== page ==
- Tropical Cyclone Sagar - May 2018
- Horn of Africa Crisis: 2011-2012
- Influenza A (H1N1) Pandemic - Apr 2009
- Djibouti: Floods - Apr 2004
- Djibouti: Toxic Pollution - Mar 2002
- Djibouti: Drought - Aug 1999
- Djibouti: Drought - Jul 1996
- Djibouti: Floods - Nov 1994
- Djibouti: Floods - Apr 1989
- Djibouti: Drought - Feb 1988
Most read reports
- Djibouti carries out mass immunization to protect children against polio, amid outbreaks in the Horn of Africa
- WFP Djibouti Country Brief, October 2018
- La 811ème réunion du Conseil de paix et de sécurité de l'UA sur les activités du Groupe de mise en œuvre de haut niveau de l'Union africaine (AUHIP) pour le Soudan, le Soudan du Sud et la Corne de l’Afrique
- Points de suivi des flux de populations Djibouti - Tableau de Bord - Période 1 - 31 octobre 2018
- WFP Djibouti Country Brief, September 2018
Oxfam and Save the Children yesterday published a report – titled A Dangerous Delay – on the food crisis in east Africa. It says that thousands of needless deaths occurred and millions of extra pounds were spent because the international community failed to take decisive action on early warnings of a hunger crisis in east Africa.
The importance of preparing for disasters
The humanitarian aid that was provided saved many lives, but we agree that taking action earlier would have saved even more.
By Sarah Oughton
A report on the east Africa food crisis, recently published by the Red Cross, looks at the roots of the issue and proposes ways to avert future drought crises.
It says: “The answer lies not in emergency aid but in support for food security.”
Every night 925 million people go to bed hungry. And sometimes it gets so bad the media throws a spotlight on the crisis, such as the current situation in east Africa.
Seeing as aid agencies have been sounding the alarm about east Africa since last November, it begs the question: why wasn’t more done to avert the current crisis?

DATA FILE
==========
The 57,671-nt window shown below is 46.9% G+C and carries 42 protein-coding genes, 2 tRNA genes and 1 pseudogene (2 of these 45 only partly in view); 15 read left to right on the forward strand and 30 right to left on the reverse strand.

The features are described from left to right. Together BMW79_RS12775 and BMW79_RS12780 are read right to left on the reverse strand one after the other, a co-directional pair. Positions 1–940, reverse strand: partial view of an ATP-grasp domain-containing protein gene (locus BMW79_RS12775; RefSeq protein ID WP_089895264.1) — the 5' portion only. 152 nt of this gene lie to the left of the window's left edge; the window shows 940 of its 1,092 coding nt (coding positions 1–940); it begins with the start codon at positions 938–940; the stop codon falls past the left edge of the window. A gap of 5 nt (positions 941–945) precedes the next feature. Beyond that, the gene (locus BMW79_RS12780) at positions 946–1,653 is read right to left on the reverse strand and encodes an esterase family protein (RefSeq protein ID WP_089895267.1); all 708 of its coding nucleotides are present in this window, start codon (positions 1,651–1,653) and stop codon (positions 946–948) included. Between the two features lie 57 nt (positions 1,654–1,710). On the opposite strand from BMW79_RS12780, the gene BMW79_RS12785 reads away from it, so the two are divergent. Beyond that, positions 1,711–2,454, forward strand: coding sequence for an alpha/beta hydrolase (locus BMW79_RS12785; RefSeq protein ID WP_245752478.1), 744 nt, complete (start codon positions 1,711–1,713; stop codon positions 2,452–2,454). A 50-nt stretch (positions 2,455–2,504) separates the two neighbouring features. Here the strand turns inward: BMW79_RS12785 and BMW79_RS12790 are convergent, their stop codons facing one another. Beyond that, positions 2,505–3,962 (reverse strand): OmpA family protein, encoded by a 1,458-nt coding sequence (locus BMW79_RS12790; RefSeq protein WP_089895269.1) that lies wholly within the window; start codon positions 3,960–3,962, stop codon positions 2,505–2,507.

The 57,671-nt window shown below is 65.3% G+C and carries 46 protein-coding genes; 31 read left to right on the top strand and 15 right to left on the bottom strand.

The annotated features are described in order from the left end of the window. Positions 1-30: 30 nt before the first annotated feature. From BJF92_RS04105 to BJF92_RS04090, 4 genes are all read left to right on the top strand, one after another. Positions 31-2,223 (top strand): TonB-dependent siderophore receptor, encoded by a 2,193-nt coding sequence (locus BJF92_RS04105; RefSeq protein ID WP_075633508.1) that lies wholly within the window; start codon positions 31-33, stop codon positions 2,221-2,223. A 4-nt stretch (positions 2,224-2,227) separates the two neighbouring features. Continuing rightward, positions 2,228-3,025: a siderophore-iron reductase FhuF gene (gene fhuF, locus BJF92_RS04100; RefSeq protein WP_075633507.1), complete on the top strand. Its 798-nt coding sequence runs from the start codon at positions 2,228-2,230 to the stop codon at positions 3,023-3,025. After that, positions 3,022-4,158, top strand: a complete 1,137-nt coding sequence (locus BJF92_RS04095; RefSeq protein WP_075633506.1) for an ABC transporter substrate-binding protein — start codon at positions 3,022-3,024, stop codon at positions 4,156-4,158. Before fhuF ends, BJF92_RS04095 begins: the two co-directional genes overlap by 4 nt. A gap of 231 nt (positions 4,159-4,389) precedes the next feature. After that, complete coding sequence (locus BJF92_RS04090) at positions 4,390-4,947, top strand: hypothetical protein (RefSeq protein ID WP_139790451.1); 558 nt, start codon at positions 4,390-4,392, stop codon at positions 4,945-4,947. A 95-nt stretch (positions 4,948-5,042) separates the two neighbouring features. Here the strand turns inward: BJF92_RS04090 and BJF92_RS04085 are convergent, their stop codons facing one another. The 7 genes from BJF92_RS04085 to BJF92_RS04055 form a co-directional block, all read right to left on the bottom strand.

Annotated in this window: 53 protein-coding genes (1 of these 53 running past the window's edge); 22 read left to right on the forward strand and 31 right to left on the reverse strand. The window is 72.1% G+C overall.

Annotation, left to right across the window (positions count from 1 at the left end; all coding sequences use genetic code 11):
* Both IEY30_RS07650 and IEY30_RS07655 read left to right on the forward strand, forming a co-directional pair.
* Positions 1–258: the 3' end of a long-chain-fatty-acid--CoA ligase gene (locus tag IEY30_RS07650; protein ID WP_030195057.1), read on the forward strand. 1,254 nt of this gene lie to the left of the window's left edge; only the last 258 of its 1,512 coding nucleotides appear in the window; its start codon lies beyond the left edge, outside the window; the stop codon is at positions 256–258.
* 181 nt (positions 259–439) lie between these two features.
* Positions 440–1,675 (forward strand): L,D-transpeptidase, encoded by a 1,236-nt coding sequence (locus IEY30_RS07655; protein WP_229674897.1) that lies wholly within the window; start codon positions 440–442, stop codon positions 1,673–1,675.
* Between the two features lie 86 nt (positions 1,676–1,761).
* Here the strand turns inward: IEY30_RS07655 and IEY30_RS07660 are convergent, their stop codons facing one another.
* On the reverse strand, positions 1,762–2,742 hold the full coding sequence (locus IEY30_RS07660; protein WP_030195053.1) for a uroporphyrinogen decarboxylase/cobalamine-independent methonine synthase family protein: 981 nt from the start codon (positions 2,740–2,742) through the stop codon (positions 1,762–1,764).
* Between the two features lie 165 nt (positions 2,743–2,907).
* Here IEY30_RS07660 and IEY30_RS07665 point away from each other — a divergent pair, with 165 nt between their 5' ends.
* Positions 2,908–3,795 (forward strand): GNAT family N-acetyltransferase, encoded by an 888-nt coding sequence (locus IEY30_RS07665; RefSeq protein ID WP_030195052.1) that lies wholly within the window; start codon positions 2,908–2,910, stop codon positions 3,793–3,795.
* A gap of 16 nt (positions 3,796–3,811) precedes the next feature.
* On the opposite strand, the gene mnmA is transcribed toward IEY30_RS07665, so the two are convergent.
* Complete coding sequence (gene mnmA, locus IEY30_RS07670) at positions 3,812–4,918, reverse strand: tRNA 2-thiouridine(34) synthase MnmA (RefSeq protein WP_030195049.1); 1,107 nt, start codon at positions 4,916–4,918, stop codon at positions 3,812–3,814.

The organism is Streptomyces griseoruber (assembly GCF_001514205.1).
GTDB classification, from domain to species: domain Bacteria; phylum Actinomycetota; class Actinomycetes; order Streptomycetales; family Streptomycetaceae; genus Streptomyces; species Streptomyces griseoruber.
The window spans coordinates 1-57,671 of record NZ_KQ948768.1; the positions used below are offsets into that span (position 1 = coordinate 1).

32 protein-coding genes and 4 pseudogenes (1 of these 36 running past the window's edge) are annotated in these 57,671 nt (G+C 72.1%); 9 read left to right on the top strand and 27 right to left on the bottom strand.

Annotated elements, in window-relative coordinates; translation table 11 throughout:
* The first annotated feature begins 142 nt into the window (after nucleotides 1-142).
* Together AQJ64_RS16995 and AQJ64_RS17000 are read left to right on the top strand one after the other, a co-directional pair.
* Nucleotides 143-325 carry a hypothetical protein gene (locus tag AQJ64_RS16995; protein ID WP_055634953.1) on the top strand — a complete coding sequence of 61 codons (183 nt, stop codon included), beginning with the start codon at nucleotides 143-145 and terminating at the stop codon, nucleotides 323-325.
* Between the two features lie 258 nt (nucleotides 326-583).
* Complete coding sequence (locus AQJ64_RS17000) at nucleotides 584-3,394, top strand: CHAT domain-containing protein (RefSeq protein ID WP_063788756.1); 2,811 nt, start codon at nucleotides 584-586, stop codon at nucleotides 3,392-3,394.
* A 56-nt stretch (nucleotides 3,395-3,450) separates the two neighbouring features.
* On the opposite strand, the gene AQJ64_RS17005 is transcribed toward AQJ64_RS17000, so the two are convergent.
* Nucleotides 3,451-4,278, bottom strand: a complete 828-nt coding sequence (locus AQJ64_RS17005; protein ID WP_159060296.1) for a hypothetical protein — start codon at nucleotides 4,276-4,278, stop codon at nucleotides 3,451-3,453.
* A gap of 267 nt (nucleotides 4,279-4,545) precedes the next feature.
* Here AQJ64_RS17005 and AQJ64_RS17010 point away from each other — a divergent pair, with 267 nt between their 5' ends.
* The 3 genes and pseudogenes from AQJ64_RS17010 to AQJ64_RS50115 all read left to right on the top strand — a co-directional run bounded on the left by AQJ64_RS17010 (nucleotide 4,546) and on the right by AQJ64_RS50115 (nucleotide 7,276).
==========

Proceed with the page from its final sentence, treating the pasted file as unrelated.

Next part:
At Dispatches from Disaster Zones, an event hosted by the Red Cross at the Commonwealth Club on 30 September, this was the hot topic of debate between aid agencies and journalists.
1) What is famine?
The UN declared on 20 July that parts of south central Somalia are suffering from famine. When the UN makes this declaration, it means there are very extreme problems that are defined as:
With more than ten million people in the Horn of Africa facing severe drought, the British Red Cross has launched the East Africa Food Crisis Appeal.
Very poor rainfall in the Horn of Africa (including Somalia, Kenya, Djibouti, Ethiopia and Uganda) has led to the driest period in 60 years for some areas, leading to crop failures and deaths of livestock.
High and increasing staple food prices (30-80 per cent higher than the five-year average in parts of Kenya) and regional conflict are combining with the weather to make a bad situation even worse.
Lack of food
East Africa has always been a drought-prone region, but 25 years on from the famine in Ethiopia, which made the world sit up and take notice, the situation is again deteriorating.
This year, countries severely affected by drought and increased food prices include Kenya, Ethiopia, Somalia and Djibouti. More than 23 million people are facing a major food crisis with significant threat to lives and livelihoods.
One reason the situation hasn't improved is because climate change means weather-related disasters are happening with increasing frequency and intensity.
Millions of people in Kenya and the Horn of Africa, including Ethiopia, are facing an exceptional humanitarian crisis that requires urgent food assistance.
The combined effect of high worldwide food prices and a crippling drought is seriously jeopardising the lives, livelihoods, and dignity of up to 20 million people in both rural and urban communities.
The affected populations are those who already live on the margins of survival due to conflict, displacement and chronic poverty.